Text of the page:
BERMAN: And the patience seems to be what is so difficult with this particular event because what appears to be unique to it is the duration, right? We are, what, two and a half days in and it is still raining. Twenty more inches of rain could fall in some days. People need to be convinced to worry about their lives right now before they start thinking about their belongings and insurance and things like that, correct?

WITT: Absolutely. But, you know, as they -- as they look forward after the response and recovery of the -- and the safety of the individuals and the communities, but also they need to look forward a few weeks down the road now of how are we going to build back? Are we going to build back better and safer? Are we going to let it go as it has?

And the thing of it is, if you look at climate change and you look at the weather systems that we're getting today, just normal rainstorms are six or seven inches. And we have to start doing more in prevention and mitigation before these events happen. And we've got to break the damage repair, damage repair cycle. This is -- this is extremely -- you know, people have worked all their lives for what they had and now it's lost and gone. And so this is going to be a really, really tough recovery.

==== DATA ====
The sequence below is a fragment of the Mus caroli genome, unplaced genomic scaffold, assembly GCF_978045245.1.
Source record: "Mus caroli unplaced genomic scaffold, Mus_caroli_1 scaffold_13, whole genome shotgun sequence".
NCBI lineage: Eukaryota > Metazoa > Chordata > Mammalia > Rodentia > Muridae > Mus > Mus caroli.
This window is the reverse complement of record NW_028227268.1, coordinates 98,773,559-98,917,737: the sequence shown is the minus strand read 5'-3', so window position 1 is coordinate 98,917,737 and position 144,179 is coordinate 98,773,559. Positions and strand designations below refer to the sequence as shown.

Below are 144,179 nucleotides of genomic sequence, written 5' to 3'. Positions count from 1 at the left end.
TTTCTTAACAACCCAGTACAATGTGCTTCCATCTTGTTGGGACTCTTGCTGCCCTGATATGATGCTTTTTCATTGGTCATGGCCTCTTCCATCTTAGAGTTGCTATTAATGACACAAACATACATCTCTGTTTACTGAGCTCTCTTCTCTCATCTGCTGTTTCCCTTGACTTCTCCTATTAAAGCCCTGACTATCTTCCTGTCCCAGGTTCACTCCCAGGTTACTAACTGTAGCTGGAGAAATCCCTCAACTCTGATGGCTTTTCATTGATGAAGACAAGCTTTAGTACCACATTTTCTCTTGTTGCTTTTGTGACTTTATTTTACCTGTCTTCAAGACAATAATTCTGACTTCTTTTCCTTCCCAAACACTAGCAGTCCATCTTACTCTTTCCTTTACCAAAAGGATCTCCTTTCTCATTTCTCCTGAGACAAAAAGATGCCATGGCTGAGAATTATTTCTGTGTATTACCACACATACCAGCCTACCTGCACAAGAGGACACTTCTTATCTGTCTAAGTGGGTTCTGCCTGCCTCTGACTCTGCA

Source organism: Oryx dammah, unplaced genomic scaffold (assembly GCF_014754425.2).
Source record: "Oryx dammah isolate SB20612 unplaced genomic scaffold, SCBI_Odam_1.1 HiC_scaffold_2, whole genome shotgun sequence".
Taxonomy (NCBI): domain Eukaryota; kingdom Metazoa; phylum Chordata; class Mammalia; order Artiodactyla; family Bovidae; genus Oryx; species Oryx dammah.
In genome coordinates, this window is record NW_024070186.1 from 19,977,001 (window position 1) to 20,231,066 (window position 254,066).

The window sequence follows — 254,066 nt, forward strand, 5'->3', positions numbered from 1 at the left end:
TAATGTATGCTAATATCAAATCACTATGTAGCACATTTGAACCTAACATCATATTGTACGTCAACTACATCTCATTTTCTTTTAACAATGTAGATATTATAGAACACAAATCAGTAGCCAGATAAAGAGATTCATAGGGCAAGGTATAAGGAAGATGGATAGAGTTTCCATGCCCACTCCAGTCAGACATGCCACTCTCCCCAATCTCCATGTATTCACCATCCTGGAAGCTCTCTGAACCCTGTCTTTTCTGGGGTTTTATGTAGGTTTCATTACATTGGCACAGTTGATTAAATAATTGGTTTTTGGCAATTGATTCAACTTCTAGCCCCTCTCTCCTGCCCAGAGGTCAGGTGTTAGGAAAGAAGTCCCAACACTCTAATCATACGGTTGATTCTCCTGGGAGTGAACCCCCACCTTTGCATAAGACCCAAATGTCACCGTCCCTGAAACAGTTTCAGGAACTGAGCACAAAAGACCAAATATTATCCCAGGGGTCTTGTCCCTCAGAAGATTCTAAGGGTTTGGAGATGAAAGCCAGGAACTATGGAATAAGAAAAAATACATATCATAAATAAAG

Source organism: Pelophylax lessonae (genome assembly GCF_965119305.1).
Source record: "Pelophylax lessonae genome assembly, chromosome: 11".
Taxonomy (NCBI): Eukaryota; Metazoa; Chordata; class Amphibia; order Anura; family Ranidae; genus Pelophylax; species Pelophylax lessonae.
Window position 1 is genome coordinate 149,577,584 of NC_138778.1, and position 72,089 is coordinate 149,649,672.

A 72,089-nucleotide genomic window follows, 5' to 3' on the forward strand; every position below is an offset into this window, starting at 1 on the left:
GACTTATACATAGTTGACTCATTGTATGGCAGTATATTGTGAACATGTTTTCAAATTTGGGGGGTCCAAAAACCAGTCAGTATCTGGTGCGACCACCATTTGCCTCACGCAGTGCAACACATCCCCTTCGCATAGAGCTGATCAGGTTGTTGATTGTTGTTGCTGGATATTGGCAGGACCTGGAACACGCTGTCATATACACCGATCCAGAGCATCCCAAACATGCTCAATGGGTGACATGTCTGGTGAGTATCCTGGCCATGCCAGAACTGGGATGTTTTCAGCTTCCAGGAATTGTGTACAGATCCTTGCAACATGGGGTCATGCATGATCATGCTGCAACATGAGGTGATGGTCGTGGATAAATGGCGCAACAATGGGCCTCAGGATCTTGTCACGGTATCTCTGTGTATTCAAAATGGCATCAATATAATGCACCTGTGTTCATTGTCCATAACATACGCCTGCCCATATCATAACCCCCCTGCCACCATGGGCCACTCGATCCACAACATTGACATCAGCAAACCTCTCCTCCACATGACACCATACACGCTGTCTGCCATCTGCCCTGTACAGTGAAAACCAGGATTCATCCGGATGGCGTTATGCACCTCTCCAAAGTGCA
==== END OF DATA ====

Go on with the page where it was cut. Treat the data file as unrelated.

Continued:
BERMAN: Director, what do you see as a president's role surrounding a natural disaster like this, specifically the days prior to, the days of and immediately after? We know President Trump headed down to Texas tomorrow. What kind of a message does that trip send?

WITT: Well, I think it's very important that he goes. And I think it's really important that he meets with those officials that have been working so hard, you know, day and night in helping -- in saving lives. I also think it's important that he meets with the victims because it's important to show those people that he's there, the country is behind them, and that they're going to be there for the long haul to make this work for them and help them get their lives put back together.

BERMAN: You know, it's an important touchstone for people suffering. They want to know that the federal government is with them. And one of the signals that can be sent is a presidential trip like that.

And I don't want to let you go without asking something, and I know you care deeply about, which is that each and every person in the United States, you think, needs to be more prepared for any type of event, correct?

WITT: Absolutely. You know, everybody needs to be responsible for themselves and their families. They need to plan ahead. I work with a foundation in California called Hero In You Foundation. It's a free program where they have -- (INAUDIBLE) has developed a prevention program for children and it's interactive with Rocky, the Dalmatian pup, and it trains children to how they can help prevent events from costing them their lives and their families' lives. It's a great program.

BERMAN: This is something everyone needs to think about when the times are not as tough as they are right now, as we're seeing in the coast of Texas.

James Lee Witt, former director of FEMA, thank you so much for being with us. Do appreciate it.

WITT: Thanks, John.